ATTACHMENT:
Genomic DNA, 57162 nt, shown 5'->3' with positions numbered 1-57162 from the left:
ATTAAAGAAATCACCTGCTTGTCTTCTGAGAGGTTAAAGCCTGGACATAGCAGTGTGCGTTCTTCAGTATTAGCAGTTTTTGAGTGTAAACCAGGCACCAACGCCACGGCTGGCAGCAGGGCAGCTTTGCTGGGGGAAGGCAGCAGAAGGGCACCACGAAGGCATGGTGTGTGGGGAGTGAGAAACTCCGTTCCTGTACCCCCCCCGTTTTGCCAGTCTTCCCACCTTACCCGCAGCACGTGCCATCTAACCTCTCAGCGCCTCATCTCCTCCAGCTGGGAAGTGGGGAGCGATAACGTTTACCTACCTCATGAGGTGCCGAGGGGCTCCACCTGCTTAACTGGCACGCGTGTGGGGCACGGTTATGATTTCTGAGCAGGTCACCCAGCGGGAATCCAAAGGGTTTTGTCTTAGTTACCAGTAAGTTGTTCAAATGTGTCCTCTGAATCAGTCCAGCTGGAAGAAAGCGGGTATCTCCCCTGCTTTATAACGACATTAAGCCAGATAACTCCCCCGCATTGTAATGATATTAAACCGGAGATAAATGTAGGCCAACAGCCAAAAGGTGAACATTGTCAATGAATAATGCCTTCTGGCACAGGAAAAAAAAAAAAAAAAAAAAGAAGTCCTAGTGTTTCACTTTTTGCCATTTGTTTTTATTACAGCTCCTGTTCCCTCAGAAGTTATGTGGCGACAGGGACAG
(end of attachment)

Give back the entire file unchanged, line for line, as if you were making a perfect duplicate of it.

Genomic DNA, 57162 nt, shown 5'->3' with positions numbered 1-57162 from the left:
ATTAAAGAAATCACCTGCTTGTCTTCTGAGAGGTTAAAGCCTGGACATAGCAGTGTGCGTTCTTCAGTATTAGCAGTTTTTGAGTGTAAACCAGGCACCAACGCCACGGCTGGCAGCAGGGCAGCTTTGCTGGGGGAAGGCAGCAGAAGGGCACCACGAAGGCATGGTGTGTGGGGAGTGAGAAACTCCGTTCCTGTACCCCCCCCGTTTTGCCAGTCTTCCCACCTTACCCGCAGCACGTGCCATCTAACCTCTCAGCGCCTCATCTCCTCCAGCTGGGAAGTGGGGAGCGATAACGTTTACCTACCTCATGAGGTGCCGAGGGGCTCCACCTGCTTAACTGGCACGCGTGTGGGGCACGGTTATGATTTCTGAGCAGGTCACCCAGCGGGAATCCAAAGGGTTTTGTCTTAGTTACCAGTAAGTTGTTCAAATGTGTCCTCTGAATCAGTCCAGCTGGAAGAAAGCGGGTATCTCCCCTGCTTTATAACGACATTAAGCCAGATAACTCCCCCGCATTGTAATGATATTAAACCGGAGATAAATGTAGGCCAACAGCCAAAAGGTGAACATTGTCAATGAATAATGCCTTCTGGCACAGGAAAAAAAAAAAAAAAAAAAAGAAGTCCTAGTGTTTCACTTTTTGCCATTTGTTTTTATTACAGCTCCTGTTCCCTCAGAAGTTATGTGGCGACAGGGACAG